A still another method is disclosed in Japanese Patent Publication Kokai JP-A No. 2000-4469 as a fifth method. This fifth method is applied to a wireless communication system composed of a center station, a plurality of intermediary nodes, and a plurality of wireless terminals. In this method, the center station outputs the adjustment request signal, which is received by a wireless terminal via intermediary nodes. The wireless terminal sends back quality information such as the reception field strength and a bit error rates over radio waves. The plurality of intermediary nodes, which receive the radio waves from the wireless terminal, adds the radio wave reception quality information to the received radio waves and sends them to the center station.

SUMMARY OF THE DISCLOSURE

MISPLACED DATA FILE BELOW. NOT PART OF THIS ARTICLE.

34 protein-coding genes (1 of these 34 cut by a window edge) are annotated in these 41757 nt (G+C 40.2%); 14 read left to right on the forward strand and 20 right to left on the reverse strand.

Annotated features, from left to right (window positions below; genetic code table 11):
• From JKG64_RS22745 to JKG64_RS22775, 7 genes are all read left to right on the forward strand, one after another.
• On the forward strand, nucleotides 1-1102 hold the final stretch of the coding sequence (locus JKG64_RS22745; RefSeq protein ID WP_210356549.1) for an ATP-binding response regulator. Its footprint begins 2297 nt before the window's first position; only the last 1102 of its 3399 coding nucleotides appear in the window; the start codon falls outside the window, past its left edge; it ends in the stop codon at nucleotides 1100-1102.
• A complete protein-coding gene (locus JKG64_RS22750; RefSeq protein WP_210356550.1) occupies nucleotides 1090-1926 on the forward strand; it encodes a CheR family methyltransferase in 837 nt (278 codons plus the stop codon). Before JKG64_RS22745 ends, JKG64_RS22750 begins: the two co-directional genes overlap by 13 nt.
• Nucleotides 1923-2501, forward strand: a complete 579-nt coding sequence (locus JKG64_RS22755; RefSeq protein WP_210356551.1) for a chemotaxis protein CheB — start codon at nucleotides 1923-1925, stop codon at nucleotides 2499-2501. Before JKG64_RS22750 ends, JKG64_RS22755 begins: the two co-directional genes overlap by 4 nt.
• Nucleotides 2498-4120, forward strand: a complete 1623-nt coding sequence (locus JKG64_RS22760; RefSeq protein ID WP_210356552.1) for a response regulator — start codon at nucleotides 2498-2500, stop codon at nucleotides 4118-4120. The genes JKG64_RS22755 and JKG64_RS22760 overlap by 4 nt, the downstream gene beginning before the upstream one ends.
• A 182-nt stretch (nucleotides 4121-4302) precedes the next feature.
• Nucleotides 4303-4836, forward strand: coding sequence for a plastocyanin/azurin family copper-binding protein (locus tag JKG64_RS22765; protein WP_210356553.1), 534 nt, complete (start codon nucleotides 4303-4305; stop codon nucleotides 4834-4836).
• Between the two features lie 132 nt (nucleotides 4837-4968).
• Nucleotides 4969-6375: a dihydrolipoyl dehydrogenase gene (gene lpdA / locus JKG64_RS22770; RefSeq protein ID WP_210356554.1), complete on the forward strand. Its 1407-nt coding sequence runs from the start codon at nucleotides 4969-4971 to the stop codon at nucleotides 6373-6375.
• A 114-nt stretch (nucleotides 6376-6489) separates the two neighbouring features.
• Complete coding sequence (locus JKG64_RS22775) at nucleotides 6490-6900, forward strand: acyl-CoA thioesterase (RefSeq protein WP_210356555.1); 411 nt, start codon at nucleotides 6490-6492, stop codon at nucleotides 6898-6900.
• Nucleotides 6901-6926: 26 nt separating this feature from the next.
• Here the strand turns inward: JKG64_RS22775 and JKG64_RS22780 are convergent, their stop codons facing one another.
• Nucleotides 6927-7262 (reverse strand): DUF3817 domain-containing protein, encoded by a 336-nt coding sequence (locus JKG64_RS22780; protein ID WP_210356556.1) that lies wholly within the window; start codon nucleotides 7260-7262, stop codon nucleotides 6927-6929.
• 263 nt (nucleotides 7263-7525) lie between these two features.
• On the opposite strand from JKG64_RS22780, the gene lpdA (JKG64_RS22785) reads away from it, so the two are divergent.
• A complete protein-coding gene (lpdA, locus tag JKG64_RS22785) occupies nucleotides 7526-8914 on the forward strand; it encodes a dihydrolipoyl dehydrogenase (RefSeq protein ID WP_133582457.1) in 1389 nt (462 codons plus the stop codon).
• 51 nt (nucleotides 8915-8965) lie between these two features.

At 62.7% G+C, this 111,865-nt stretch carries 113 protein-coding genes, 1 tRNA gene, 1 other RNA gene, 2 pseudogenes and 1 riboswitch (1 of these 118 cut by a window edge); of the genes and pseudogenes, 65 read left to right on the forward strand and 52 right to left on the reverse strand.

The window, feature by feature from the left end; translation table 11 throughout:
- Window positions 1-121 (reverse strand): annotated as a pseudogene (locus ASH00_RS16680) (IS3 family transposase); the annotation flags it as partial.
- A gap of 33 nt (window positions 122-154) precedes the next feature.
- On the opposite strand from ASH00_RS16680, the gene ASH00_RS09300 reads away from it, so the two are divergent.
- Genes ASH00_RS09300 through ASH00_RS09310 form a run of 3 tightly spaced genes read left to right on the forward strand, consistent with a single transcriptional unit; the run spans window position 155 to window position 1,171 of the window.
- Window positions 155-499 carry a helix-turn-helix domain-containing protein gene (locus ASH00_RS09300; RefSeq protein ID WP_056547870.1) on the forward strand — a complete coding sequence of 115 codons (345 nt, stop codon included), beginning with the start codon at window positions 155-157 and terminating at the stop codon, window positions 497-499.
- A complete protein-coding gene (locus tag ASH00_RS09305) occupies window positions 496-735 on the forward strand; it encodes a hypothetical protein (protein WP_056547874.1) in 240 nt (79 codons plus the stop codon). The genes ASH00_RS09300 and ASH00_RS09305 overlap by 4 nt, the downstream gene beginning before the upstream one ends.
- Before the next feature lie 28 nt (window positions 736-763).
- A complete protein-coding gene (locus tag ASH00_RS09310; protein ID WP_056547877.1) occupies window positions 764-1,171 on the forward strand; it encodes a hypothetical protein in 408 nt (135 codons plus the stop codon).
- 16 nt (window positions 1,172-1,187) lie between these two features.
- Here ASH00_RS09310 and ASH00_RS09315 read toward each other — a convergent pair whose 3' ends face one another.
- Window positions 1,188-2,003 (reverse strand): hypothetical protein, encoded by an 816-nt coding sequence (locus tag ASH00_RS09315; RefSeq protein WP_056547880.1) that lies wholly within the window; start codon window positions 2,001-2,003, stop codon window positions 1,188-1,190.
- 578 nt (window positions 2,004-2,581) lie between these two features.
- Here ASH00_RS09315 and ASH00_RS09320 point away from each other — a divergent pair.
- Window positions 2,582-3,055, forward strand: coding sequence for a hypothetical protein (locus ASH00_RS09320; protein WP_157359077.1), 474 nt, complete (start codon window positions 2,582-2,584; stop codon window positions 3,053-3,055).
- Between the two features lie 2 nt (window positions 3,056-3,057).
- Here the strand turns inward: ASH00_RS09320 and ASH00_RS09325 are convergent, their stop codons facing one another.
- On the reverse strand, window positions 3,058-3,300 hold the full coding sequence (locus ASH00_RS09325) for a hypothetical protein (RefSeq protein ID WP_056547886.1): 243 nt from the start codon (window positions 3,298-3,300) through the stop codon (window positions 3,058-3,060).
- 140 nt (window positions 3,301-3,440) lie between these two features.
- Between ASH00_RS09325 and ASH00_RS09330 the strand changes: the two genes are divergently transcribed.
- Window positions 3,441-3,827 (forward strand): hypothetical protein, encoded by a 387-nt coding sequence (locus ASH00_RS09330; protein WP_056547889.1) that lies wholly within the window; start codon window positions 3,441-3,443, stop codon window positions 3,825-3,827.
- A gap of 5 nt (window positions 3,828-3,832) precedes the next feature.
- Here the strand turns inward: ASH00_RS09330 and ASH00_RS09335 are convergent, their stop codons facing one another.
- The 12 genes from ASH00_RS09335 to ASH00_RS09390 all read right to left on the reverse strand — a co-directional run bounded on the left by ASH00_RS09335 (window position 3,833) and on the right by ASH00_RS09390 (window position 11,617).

The Network State is more susceptible to change on a wireless communication path than on a wired communication path. For example, not only the strength of the electric field continuously changes as time goes on but also a phenomenon such as fading occurs. Fading refers to a fluctuation in a carrier frequency caused by radio waves affected by interferences such as reflection, diffraction, or scattering generated by building or trees. This state change sometimes results in a transmission or a reception error of data sent from the sending terminal to the receiving terminal. The degree of a transmission or reception error is represented as a bit error rates. A bit error rates, if higher than a predetermined rate, prevents communication from being performed and breaks the communication link. Thus, not only the communication transfer rate but also the bit error rate is an important factor in checking wireless communication quality.